Dead or Alive, you’re coming with me…
The Dead or Alive series is indisputably in a transition period. Series creator Tomonobu Itagaki flew the coop some time ago, and it’s been over five years since the last straight-up DOA fighting game. We’ve endured more awkward crotch-cam shots thanks to DOA Xtreme 2 and DOA Paradise than we’ve seen those ogled ladies doing what they’re truly known for: kicking someone through a two-story window onto the street. In the first non-Itagaki DOA fighting game, Dead or Alive: Dimensions opts to tread familiar territory rather than take big risks with Team Ninja’s formula. The result is a competent and fun handheld fighter that neither stumbles too badly nor excels exponentially.
Dimensions takes the rapid-paced “rock, paper, scissors” core gameplay that defined 15 years of jiggly brawling and translates it to Nintendo’s handheld with rather good results. As a first try for delivering handheld DOA, Dimensions admirably translates the experience. It also bears mentioning that while the game runs well in 3D, turning the feature off lets the brawling animations run at a beautifully fluid 60 frames per second. With that pointed out, it’s still not as pretty as Super Street Fighter IV 3D, but Capcom’s launch game also touts an art style that translates to the hardware more seamlessly. Dimensions suffers from some jagginess and doesn’t look as clean as some PSP fighters at times, but in general, the core content–a three-dimensional plane, button-mashing fun, and multi-tiered stages–all make the cut.
Dimensions uses the touch screen to allow novices to pull off full combos. One could argue that the feature imbalances the game a little, but it’s also an effective means of fighting fire with fire when facing off against cheap attack spammers. For the most part, however, if you’ve played DOA over the past 15 years, the action should feel very familiar. The gameplay is well-proven and sound, and while certain fighting game aficionados might thumb their noses at the series, it’s well-translated to a new medium.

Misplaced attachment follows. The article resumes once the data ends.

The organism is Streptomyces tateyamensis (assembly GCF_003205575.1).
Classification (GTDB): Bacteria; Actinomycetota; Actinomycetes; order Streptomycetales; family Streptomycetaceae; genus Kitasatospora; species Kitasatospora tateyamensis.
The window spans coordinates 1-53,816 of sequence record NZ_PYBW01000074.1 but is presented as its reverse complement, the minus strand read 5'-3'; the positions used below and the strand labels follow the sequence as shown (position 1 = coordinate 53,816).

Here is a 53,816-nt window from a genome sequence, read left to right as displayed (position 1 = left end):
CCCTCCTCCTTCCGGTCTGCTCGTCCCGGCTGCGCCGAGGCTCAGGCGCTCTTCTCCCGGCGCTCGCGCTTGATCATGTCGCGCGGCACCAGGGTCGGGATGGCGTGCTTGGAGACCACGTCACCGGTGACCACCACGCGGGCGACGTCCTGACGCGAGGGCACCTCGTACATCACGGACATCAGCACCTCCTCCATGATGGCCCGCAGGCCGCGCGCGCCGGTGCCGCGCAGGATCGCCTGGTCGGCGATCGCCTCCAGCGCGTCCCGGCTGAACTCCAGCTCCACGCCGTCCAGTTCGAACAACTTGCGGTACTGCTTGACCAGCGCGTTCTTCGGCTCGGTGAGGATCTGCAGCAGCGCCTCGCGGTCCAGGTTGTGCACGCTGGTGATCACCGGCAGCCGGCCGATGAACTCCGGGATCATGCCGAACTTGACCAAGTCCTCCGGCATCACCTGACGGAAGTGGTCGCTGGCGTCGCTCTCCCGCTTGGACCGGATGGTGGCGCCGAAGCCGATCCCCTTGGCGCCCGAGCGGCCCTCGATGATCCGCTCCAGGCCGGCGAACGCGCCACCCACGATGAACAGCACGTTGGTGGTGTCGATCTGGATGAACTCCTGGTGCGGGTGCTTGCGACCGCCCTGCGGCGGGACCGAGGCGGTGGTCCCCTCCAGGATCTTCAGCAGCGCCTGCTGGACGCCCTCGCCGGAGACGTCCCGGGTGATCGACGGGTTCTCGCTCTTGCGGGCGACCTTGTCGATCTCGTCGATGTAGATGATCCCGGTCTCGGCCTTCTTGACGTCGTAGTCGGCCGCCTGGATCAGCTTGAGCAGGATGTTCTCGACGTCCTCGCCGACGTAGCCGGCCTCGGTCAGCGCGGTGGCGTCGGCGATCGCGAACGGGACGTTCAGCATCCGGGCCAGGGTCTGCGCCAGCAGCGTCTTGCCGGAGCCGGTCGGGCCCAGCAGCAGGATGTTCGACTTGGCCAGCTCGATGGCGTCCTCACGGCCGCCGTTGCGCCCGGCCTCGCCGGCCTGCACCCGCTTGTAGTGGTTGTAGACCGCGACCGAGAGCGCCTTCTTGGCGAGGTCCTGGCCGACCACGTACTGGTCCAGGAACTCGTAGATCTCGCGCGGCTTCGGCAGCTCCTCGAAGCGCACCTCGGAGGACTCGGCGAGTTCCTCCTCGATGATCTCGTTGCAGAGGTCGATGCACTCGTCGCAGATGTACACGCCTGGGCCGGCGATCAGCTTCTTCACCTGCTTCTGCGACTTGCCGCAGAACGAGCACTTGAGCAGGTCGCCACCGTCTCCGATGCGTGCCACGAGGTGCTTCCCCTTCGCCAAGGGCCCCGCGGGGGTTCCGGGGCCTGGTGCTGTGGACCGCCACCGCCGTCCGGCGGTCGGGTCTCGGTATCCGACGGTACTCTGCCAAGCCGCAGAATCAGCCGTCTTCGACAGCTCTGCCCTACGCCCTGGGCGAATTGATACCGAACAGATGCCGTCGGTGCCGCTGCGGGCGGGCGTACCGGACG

Dimensions is broken up into a few basic modes for single-player, and that’s where the core gameplay has its ups and downs. Arcade mode is an ultimately shallow series of fights that culminate in a boss battle, but with no epilogue or anything you’d get from playing arcade mode in another console fighter. The other main attraction of the single-player mode is Chronicle. It breaks up the storyline of each Dead or Alive game and wraps it around fights with cinematics that show you the main events of each title. In theory, it’s a great way to experience the games, but in execution, it’s very uneven. The cinematics run for minutes at a time, which destroys the momentum of play. By the time it’s done, you’ll understand DOATEC, but you’ll wish the game had given you more of the useful mid-fight training and less of the five minute cutscenes.
Dimensions offers multiplayer modes, including local and online, as well as some solid Street Pass support. You can brawl with other fighters, or play tag battles. While the single-player tag mode with CPU-controlled partner leaves much to be desired, it’s quite fun with two people. Ideally, at higher difficulties, it takes on a “survivor mode” dynamic as you swap places during a cheap boss fight, “cool off” and hope to get back into the brawl before the likes of Raidou or Alpha-152 make mincemeat of your buddy. If you or your partner’s luck runs out, you’ve got a limited number of time-delayed “resurrections” before you both lose. It’s tense, it’s tough, and it’s entertaining. If you have another friend with a 3DS, it’s one of the best ways to play. Street Pass support is known as Throwdown, and it allows you to play against a CPU simulation of your opponent’s collected data (based on their win/loss record).
Dead or Alive: Dimensions is a fun and competent adaptation of the popular fighting series to handheld. It effectively translates the core fighting mechanics to a new medium while opening up certain elements to newcomers via touch screen combos. Unfortunately, it falls short in other elements. While Chronicles mode will bring players up to speed with important details such as Kasumi and Ayane’s rivalry, the cutscenes drag on far, far too long and really should’ve been broken up to let the player participate in more brawls. Yet, there’s some fun to be had with its multiplayer elements and Street Pass integration. While the spartan elements of its arcade mode bear mentioning, it’s still a sound title for fighting game fans.
SUMMARY: Team Ninja’s series debuts on 3DS with a competent fighter that’s too heavy on cutscenes but sound on brawling.
- THE GOOD: Translates DOA’s “rock, paper, scissors” style to handheld effectively
- THE BAD: Chronicles Mode drags out the cutscenes too long, game feels a bit sparse
- THE UGLY: Seeing the framerate halve when you flip the 3D switch